A reason to pray for good weather

For the serf and freemen, there was no rest at any point during the medieval farming year. The farmer’s struggle to survive was never-ending, and tasks continued even under the blanket of winter snow. The life of each farmer was tied to the weather and seasons, and his tasks would change or adapt according to it. There was no such thing as “good weather” – the ideal conditions changed according to what was required to advance the crops and facilitate that month’s tasks, and farmers might be as likely to pray for rain or wind as for sun. When the weather did not oblige, the family of a serf could starve.

The farming year in medieval times

Month Work to be done
January Repairing structures and Planting early crops
February Ploughing the fields, Fertilising
March Sowing seeds, Weeding and some more Ploughing
April Pruning, Weeding and Scaring off the birds
May Weeding, Scaring off the birds
June Harvesting crops, Shearing the sheep
July Ploughing, resources Gathering and stockpiling
August Harvesting, Tying and Threshing
September Harvesting, Tying, Winnowing, Fruit picking and Milling
October Sowing, Milling, Weaving and Rope making
November Butchering, Salting, Smoking, and Weaving
December Collecting, Digging, Skinning, Hunting and Tool Making

Some tasks were necessary on a small-scale throughout the year, but are only mentioned above during their peak times in medieval farming year.


Butchering animals during late winter was a necessary both to provide food for the family, and to reduce the number of livestock requiring winter sustenance. During November and December, the barley and hay put aside to feed the animals during winter time would begin to run low. In order to ensure the survival of breeding stock and very young animals, the villager had to slaughter a significant part of its flock, leaving only those that he couldn’t afford to lose.

Medieval farming year: Butchering animalsFarmers spent most of their time with their animals in their house and, it is documented, that in many instances they formed bonds that resembled the modern pet-owner relationship. Killing the animals, contrary to popular opinion, was done with great respect and quite humanely. The farmer would use the back of his axe to first render the animal unconscious, before cutting its throat and hanging it from the ceiling in order to drain the blood out.

Bleeding the animal helps to the process of skinning and, later on, provided drier meat for preservation by salting or smoking. No part of the animal was left unused.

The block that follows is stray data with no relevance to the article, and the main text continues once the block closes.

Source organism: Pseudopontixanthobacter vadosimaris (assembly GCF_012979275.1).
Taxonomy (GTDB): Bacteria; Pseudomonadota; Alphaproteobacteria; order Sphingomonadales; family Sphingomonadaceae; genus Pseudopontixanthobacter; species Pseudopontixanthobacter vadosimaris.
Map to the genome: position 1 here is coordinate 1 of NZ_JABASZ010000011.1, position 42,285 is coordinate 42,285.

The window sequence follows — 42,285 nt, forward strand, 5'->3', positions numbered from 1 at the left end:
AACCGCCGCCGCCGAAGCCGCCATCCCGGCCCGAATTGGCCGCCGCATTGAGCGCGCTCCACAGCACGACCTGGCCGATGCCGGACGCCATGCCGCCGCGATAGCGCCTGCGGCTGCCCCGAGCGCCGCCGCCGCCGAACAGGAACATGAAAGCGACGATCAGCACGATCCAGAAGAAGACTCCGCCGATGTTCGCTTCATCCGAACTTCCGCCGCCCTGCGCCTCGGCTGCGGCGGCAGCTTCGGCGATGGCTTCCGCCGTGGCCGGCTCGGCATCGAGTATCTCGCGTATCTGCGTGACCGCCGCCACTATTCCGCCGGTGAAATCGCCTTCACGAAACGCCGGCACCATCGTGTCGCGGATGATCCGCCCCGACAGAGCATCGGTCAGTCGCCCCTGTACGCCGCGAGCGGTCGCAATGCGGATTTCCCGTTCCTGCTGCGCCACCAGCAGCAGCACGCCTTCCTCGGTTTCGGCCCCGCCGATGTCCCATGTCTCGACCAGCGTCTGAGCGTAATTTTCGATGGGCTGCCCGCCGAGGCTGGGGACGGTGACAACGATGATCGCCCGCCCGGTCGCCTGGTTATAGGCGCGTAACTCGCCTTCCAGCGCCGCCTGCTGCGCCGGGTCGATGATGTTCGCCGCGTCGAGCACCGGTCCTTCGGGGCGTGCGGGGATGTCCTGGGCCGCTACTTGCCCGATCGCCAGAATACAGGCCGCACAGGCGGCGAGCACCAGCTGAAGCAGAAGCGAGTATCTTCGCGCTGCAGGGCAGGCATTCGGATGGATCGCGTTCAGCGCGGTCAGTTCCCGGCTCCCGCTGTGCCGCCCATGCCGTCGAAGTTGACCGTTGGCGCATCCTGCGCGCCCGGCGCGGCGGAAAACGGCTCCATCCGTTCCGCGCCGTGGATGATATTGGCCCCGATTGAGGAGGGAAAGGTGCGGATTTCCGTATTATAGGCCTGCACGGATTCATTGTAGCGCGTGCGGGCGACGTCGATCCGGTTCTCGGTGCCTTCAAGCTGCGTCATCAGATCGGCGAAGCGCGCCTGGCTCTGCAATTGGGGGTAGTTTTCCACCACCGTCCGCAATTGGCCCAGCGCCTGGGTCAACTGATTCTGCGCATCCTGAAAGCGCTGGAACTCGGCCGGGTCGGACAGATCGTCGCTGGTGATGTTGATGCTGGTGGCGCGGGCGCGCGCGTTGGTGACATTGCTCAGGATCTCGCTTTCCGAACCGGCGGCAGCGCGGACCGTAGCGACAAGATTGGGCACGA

Collecting & Gathering

Gathering resources like wood, twigs, straw, dung and, of course, tasty eggs, was an important part of a villager’s life throughout the medieval farming year. Wood was used as fuel for the fire to warm the house during winter. Twigs, animal dung, and straw were used as building materials for repairs on the house and all their tools, and straw was also used as bedding. Finally, animal dung was used to both fertilise the vegetable garden, though usually there wasn’t enough to be used in the fields.

Composting was also a part of the collecting and gathering process. Animal dung, and other biological matter which could not be eaten by the villagers or their animals, was collected in piles which were turned occasionally in order to rot evenly. Rotted matter (manure) then was used to fertilise the crops. It is worth noting that fresh manure applied directly to growing plants will kill them, a the ammonia content is too high; the rotting process breaks this down into usable nitrates for plants.


Who doesn’t love a bit of digging? In the instance of the medieval serf, grabbing a shovel and digging away was more a requirement than a favourite pastime. Digging trenches ensured that flood water will not water-log fields, which greatly improved the chances of a good crop. In areas where rainfall was low, irrigation ditches were dug in order to bring the water of nearby rivers closer to the crops. In some locations, digging was also used to cover human excrement in order to dispose of it in a sanitary way (normally it was just thrown in the same stream that villagers were also drinking water from – mmmm, delicious).


Contrary to popular opinion, most of the fields were not fertilised using manure. Fertilising a whole field meant that you had enough animals to produce a significant amount of manure, which was rarely the case. Another technique used was “marling”.  For marling, farmers spread clay containing lime carbonate onto their soil. Clay was not available everywhere, but where it was, enriching the soil with it provided a great boost on the fertility of the field.

Manure was used mostly to fertilise the patches the farmers had around their house, which provided the family with fresh fruit and vegetables throughout most of the farming year.

Fruit picking